For a genre predicated on outlandish shows of hypermasculinity, heavy metal comes second only to goth as the form of music whose practitioners and fans most regularly air their feelings of sadness and isolation. From the Tolkien-cribbing lyrics of Led Zeppelin straight through to the church-burning antics of Norwegian black metal, metal has been the stereotypical soundtrack of generically literate loners with an axe to grind against a world they don’t understand and that doesn’t understand them. As a catharsis, it can be a healthy venting of young id, and just as dangerous for the same reason.
Ragnar Bragason’s Metalhead examines both sides of this relationship to the music. It begins with 12-year-old Hera (Diljá Valsdóttir) witnessing her brother’s accidental death on her family’s milk farm, an event that so shocks the girl that she burns all of her old clothes and takes her brother’s metal albums and wardrobe as her own to retain some piece of him. Years later, the young adult Hera (Þorbjörg Helga Dyrfjörð) has become a metal obsessive, poring over fanzines, making her few friends mixtapes of Priest and Dio that the more musically conservative will never listen to, and, in a scene that would not look out of place in a Candlemass video, puts an amp by her brother’s grave to serenade him with buzzsaw riffs and squealing lines. Still living with her parents, Hera milks the family cows and shovels their crap or takes part-time work at a slaughterhouse, all the while listening to metal on her Walkman at volumes typically reserved for wind tunnels or white noise sensory deprivation chambers.
These are broad establishing strokes, but soon the film settles into a series of more thoughtful observations of Hera and her surroundings. Hera’s antisocial behavior is contextualized by her overriding sense of being misunderstood, particularly when a new, hip priest arrives in town. The priest comes off like an inverted cliché, sporting a tattoo of Iron Maiden’s Eddie mascot and raving about Venom’s live shows (all the while talking about a certain long-haired dude who knew a thing or two about the hardships of life and hung out with outcasts). But his presence ignites an uncontrollable excitement in the young woman, at last blessed with someone in her life who shares her interests.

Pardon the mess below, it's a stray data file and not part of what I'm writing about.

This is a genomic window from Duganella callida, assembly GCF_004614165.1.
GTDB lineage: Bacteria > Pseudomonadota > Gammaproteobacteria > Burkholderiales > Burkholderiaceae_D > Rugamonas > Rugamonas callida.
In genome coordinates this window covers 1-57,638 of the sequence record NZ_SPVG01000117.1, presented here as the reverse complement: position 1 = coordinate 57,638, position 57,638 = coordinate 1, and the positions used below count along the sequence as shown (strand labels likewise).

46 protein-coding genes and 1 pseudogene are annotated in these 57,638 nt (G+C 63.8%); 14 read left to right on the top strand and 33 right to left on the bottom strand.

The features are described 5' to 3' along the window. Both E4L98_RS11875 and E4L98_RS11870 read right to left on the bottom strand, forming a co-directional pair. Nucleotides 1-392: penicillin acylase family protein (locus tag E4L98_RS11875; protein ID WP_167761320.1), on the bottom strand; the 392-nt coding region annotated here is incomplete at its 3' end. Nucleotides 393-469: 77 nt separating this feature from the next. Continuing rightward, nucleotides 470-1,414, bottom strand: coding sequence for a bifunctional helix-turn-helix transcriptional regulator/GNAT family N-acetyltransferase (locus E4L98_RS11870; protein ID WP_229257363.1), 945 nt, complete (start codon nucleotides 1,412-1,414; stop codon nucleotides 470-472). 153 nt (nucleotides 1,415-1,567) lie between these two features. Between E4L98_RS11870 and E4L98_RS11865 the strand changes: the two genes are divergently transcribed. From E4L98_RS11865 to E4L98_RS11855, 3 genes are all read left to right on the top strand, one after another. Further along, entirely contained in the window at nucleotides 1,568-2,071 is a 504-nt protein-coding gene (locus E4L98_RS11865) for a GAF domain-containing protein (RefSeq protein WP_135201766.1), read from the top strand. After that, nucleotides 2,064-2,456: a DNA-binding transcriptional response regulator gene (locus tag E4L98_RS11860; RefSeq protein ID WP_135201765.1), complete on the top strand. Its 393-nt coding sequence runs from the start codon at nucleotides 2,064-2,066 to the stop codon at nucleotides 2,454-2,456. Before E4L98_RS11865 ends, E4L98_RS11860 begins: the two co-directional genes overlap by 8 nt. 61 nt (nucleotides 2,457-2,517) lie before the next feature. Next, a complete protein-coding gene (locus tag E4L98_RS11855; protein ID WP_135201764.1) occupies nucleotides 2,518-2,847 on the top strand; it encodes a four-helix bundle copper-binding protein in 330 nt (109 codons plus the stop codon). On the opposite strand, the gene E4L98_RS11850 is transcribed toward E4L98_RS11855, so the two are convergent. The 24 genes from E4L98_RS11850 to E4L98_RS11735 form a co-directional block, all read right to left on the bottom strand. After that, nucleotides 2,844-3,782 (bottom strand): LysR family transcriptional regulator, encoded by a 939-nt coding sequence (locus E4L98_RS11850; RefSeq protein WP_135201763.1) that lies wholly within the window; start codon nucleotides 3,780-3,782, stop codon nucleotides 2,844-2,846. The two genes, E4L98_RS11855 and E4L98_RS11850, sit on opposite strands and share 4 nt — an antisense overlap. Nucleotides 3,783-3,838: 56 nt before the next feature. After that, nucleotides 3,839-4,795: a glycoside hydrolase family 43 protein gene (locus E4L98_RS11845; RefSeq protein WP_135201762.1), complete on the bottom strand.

That feeling of togetherness leads Hera to become sexually forward with the man, who is not forbidden from relationships but still shrinks from her aggressive affections. Her clumsy shows of attraction contrast with her childhood friend Knútur’s (Hannes Óli Ágústsson) own awkward advances upon her; where Hera believes a connection to her true self automatically equates to reciprocal feelings, Knútur pretends to enjoy her music to get close to her. Both reflect a naïve teenage understanding of love, and by connecting Knútur’s general sense of longing to Hera’s more specific kind, the film starts to tie the ostensibly out-there nature of her tastes with common impulses and feelings.
Metalhead boasts a great soundtrack of genre classics (the only real obscurity is from a band called Teaze), and August Jakobsson’s cinematography highlights the Nordic chill that seems to incubate the most extreme metal, but the film is at its best in these moments of broader connection. Ingvar Eggert Sigurðsson and Þórunn Arna Kristjánsdóttir are tremendous as Hera’s parents, dealing with their grief in their own insular, stultifying way, and the simultaneously patient but irritated townspeople who interact with Hera paint her behavior as a more desperate form of general teenage rebelliousness.
And for all of the film’s somber melancholy and outright rage, it also has a wry humor to it, be it Hera having to remove an improbable number of belts when undressing for sex or the setting and audience of her first concert when she finally gets the courage to perform. For a film that threatens to topple over into the dark realm of black metal when Hera reaches her lowest, Metalhead is akin to Elvis on The Ed Sullivan Show, a legitimization of something dangerous that may dull its edge but also recognizes it as valid expression. If nothing else, Megadeth have never seemed so endearing and warm as they do when employed in the final scene.